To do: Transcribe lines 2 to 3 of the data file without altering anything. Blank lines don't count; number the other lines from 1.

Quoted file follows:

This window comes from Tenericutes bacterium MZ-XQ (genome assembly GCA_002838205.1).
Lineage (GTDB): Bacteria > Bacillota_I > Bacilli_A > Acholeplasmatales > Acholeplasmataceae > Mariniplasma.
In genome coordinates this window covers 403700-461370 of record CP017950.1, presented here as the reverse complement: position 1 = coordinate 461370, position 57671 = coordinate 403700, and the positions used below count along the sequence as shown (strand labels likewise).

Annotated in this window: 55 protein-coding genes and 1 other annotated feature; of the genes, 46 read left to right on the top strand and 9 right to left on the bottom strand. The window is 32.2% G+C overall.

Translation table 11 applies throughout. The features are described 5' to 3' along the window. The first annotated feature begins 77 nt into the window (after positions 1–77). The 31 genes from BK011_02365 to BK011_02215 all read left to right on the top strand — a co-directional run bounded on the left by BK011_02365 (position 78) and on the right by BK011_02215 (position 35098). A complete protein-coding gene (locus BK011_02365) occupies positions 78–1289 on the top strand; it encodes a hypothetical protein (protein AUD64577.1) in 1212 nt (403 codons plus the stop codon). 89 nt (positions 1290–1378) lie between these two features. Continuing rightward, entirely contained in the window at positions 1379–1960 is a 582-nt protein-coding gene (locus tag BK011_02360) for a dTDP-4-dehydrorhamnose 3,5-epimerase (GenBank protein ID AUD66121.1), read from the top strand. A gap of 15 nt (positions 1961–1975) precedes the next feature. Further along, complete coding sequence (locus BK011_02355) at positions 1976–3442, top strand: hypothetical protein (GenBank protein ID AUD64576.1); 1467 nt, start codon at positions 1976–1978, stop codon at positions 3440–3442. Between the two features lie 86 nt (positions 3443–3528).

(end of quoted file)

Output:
Lineage (GTDB): Bacteria > Bacillota_I > Bacilli_A > Acholeplasmatales > Acholeplasmataceae > Mariniplasma.
In genome coordinates this window covers 403700-461370 of record CP017950.1, presented here as the reverse complement: position 1 = coordinate 461370, position 57671 = coordinate 403700, and the positions used below count along the sequence as shown (strand labels likewise).